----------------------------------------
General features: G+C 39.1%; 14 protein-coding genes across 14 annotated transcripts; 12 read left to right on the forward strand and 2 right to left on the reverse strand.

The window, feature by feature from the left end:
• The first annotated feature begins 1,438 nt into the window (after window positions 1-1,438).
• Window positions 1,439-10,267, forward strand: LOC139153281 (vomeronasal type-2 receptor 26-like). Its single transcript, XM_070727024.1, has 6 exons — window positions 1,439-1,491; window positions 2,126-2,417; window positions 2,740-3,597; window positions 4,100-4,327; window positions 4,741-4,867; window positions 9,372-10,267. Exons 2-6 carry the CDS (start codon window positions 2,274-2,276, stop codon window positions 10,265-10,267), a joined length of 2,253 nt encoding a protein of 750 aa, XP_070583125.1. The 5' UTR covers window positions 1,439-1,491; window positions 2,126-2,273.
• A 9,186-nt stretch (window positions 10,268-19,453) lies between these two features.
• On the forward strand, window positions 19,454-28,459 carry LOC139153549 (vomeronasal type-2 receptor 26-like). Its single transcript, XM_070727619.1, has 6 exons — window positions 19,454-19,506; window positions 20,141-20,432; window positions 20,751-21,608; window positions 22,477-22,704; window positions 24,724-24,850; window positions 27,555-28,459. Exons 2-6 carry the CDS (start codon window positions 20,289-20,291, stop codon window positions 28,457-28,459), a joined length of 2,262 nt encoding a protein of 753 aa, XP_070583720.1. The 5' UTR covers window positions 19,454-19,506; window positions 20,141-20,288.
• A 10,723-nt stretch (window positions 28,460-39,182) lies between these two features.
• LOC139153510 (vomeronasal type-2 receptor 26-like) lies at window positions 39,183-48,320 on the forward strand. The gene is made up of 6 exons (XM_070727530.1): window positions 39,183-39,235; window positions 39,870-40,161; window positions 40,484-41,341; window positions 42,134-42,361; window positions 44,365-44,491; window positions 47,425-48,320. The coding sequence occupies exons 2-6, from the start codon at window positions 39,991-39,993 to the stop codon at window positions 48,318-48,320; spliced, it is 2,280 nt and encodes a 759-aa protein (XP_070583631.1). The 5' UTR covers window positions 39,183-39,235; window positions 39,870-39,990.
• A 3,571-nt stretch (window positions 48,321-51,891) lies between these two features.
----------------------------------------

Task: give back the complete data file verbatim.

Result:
General features: G+C 39.1%; 14 protein-coding genes across 14 annotated transcripts; 12 read left to right on the forward strand and 2 right to left on the reverse strand.

The window, feature by feature from the left end:
• The first annotated feature begins 1,438 nt into the window (after window positions 1-1,438).
• Window positions 1,439-10,267, forward strand: LOC139153281 (vomeronasal type-2 receptor 26-like). Its single transcript, XM_070727024.1, has 6 exons — window positions 1,439-1,491; window positions 2,126-2,417; window positions 2,740-3,597; window positions 4,100-4,327; window positions 4,741-4,867; window positions 9,372-10,267. Exons 2-6 carry the CDS (start codon window positions 2,274-2,276, stop codon window positions 10,265-10,267), a joined length of 2,253 nt encoding a protein of 750 aa, XP_070583125.1. The 5' UTR covers window positions 1,439-1,491; window positions 2,126-2,273.
• A 9,186-nt stretch (window positions 10,268-19,453) lies between these two features.
• On the forward strand, window positions 19,454-28,459 carry LOC139153549 (vomeronasal type-2 receptor 26-like). Its single transcript, XM_070727619.1, has 6 exons — window positions 19,454-19,506; window positions 20,141-20,432; window positions 20,751-21,608; window positions 22,477-22,704; window positions 24,724-24,850; window positions 27,555-28,459. Exons 2-6 carry the CDS (start codon window positions 20,289-20,291, stop codon window positions 28,457-28,459), a joined length of 2,262 nt encoding a protein of 753 aa, XP_070583720.1. The 5' UTR covers window positions 19,454-19,506; window positions 20,141-20,288.
• A 10,723-nt stretch (window positions 28,460-39,182) lies between these two features.
• LOC139153510 (vomeronasal type-2 receptor 26-like) lies at window positions 39,183-48,320 on the forward strand. The gene is made up of 6 exons (XM_070727530.1): window positions 39,183-39,235; window positions 39,870-40,161; window positions 40,484-41,341; window positions 42,134-42,361; window positions 44,365-44,491; window positions 47,425-48,320. The coding sequence occupies exons 2-6, from the start codon at window positions 39,991-39,993 to the stop codon at window positions 48,318-48,320; spliced, it is 2,280 nt and encodes a 759-aa protein (XP_070583631.1). The 5' UTR covers window positions 39,183-39,235; window positions 39,870-39,990.
• A 3,571-nt stretch (window positions 48,321-51,891) lies between these two features.